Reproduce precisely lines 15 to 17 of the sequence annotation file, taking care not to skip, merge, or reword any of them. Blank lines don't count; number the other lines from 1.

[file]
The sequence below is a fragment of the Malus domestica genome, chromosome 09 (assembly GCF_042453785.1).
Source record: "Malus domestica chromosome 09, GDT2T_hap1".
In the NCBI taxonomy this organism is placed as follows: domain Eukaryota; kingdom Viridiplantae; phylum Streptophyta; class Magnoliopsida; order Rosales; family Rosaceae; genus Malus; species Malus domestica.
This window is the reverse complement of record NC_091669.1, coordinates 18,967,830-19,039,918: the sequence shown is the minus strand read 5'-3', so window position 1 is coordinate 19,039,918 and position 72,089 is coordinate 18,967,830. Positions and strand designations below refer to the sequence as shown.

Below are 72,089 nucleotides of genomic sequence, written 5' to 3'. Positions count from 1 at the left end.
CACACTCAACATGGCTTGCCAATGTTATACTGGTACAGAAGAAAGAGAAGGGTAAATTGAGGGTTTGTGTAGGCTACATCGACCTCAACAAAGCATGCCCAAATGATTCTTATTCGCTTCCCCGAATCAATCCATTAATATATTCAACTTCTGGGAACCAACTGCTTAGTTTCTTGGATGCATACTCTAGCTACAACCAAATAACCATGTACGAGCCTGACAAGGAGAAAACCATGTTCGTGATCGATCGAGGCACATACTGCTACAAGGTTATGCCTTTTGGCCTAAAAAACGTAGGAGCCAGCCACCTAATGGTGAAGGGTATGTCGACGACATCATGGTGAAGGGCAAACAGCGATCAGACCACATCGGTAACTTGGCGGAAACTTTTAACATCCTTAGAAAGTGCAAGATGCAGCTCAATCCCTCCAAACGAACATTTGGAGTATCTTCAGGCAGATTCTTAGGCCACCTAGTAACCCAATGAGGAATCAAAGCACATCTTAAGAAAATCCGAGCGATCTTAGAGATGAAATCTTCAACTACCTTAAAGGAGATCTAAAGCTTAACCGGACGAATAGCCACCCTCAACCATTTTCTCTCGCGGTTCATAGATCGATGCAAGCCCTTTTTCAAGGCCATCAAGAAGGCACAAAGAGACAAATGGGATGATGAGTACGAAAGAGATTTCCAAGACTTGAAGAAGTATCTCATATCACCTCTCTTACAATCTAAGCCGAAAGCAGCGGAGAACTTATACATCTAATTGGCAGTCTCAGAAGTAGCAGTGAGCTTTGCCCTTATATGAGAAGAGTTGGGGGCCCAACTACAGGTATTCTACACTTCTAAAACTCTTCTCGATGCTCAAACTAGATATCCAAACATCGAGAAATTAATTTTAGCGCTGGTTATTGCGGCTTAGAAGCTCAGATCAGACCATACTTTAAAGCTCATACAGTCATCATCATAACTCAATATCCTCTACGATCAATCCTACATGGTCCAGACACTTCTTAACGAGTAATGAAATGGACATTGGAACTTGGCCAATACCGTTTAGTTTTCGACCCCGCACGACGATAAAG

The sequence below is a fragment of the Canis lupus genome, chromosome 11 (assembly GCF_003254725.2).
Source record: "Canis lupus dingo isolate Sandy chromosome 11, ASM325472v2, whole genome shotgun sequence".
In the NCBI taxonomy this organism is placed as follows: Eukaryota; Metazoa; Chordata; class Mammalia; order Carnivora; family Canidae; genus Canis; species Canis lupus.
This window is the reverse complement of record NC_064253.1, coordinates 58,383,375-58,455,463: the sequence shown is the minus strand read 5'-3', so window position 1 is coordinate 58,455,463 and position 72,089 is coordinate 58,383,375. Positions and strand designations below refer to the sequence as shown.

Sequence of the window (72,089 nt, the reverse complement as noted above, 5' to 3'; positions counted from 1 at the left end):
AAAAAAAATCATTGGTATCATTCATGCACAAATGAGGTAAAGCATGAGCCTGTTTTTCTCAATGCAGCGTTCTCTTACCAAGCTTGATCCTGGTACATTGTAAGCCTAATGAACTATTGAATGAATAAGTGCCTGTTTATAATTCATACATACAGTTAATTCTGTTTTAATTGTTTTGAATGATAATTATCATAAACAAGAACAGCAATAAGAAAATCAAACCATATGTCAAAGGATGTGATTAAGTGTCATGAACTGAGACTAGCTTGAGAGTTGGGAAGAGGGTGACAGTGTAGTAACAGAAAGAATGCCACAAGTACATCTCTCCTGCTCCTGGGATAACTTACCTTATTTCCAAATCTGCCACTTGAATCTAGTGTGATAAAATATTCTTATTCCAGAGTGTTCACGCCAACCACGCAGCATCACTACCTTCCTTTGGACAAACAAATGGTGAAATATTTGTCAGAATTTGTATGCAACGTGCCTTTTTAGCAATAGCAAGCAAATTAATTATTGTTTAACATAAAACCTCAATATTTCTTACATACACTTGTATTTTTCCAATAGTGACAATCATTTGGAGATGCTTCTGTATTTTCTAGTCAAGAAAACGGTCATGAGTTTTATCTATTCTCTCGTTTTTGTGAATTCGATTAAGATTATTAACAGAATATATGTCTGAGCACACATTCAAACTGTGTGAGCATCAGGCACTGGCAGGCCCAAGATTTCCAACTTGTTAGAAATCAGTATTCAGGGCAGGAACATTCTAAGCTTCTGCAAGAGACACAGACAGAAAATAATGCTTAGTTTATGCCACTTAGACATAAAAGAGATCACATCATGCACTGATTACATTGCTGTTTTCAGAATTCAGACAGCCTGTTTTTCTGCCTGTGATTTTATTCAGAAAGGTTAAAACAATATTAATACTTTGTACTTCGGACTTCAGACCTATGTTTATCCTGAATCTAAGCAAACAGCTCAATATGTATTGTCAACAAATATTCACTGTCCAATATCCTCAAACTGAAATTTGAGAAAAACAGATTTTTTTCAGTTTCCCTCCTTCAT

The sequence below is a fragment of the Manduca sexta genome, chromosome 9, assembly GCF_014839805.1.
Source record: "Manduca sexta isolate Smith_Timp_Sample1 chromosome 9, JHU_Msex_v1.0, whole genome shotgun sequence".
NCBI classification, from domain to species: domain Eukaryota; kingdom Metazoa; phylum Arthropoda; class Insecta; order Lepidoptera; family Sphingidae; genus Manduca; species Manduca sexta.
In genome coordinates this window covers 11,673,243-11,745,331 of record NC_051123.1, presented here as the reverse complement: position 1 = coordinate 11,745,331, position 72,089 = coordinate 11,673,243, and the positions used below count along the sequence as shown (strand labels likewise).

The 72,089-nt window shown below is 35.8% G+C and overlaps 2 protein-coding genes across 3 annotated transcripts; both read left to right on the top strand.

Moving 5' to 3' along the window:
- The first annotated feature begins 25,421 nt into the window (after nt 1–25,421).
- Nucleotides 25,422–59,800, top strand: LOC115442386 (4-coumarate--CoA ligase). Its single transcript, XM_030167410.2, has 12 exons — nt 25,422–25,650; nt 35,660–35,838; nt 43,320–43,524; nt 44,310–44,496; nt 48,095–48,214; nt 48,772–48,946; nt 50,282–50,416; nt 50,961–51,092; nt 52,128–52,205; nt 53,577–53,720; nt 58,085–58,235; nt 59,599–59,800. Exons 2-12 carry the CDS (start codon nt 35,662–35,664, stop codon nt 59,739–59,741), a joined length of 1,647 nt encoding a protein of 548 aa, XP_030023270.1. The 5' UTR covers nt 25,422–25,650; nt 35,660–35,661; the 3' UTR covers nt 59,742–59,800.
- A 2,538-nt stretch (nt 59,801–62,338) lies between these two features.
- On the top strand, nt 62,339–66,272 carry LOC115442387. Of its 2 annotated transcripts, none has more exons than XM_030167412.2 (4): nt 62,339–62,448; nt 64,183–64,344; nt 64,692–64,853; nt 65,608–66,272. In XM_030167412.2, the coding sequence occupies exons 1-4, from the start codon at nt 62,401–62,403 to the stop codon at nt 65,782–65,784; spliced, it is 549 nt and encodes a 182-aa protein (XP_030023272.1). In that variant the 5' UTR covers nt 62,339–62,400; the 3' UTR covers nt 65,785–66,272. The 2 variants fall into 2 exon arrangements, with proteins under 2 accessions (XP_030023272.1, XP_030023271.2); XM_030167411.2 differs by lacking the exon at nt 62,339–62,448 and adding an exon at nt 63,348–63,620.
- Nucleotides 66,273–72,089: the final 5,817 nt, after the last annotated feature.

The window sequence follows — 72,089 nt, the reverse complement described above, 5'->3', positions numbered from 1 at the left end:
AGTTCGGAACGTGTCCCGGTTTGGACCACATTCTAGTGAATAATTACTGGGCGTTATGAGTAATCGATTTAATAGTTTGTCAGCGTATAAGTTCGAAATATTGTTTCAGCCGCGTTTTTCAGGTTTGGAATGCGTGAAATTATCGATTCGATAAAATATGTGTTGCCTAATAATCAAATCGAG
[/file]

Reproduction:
NCBI classification, from domain to species: domain Eukaryota; kingdom Metazoa; phylum Arthropoda; class Insecta; order Lepidoptera; family Sphingidae; genus Manduca; species Manduca sexta.
In genome coordinates this window covers 11,673,243-11,745,331 of record NC_051123.1, presented here as the reverse complement: position 1 = coordinate 11,745,331, position 72,089 = coordinate 11,673,243, and the positions used below count along the sequence as shown (strand labels likewise).

The 72,089-nt window shown below is 35.8% G+C and overlaps 2 protein-coding genes across 3 annotated transcripts; both read left to right on the top strand.